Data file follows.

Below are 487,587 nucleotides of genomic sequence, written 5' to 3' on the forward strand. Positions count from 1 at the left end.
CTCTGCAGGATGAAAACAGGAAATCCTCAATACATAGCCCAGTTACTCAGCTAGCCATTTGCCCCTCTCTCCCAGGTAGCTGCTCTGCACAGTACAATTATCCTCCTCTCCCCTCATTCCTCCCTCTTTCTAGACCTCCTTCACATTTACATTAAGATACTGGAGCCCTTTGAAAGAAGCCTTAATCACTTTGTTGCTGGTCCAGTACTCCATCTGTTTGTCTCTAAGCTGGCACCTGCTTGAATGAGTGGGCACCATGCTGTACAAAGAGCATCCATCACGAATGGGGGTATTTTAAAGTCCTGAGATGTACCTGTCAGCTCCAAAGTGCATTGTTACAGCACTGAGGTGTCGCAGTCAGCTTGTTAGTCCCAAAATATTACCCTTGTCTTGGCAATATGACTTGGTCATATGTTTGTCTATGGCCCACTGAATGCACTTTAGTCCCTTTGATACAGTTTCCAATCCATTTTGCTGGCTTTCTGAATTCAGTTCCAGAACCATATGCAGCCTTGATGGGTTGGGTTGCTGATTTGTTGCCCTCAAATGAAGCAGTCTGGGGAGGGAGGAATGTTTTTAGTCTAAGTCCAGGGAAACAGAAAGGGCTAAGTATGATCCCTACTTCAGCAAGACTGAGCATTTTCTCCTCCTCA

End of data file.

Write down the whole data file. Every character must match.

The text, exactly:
Below are 487,587 nucleotides of genomic sequence, written 5' to 3' on the forward strand. Positions count from 1 at the left end.
CTCTGCAGGATGAAAACAGGAAATCCTCAATACATAGCCCAGTTACTCAGCTAGCCATTTGCCCCTCTCTCCCAGGTAGCTGCTCTGCACAGTACAATTATCCTCCTCTCCCCTCATTCCTCCCTCTTTCTAGACCTCCTTCACATTTACATTAAGATACTGGAGCCCTTTGAAAGAAGCCTTAATCACTTTGTTGCTGGTCCAGTACTCCATCTGTTTGTCTCTAAGCTGGCACCTGCTTGAATGAGTGGGCACCATGCTGTACAAAGAGCATCCATCACGAATGGGGGTATTTTAAAGTCCTGAGATGTACCTGTCAGCTCCAAAGTGCATTGTTACAGCACTGAGGTGTCGCAGTCAGCTTGTTAGTCCCAAAATATTACCCTTGTCTTGGCAATATGACTTGGTCATATGTTTGTCTATGGCCCACTGAATGCACTTTAGTCCCTTTGATACAGTTTCCAATCCATTTTGCTGGCTTTCTGAATTCAGTTCCAGAACCATATGCAGCCTTGATGGGTTGGGTTGCTGATTTGTTGCCCTCAAATGAAGCAGTCTGGGGAGGGAGGAATGTTTTTAGTCTAAGTCCAGGGAAACAGAAAGGGCTAAGTATGATCCCTACTTCAGCAAGACTGAGCATTTTCTCCTCCTCA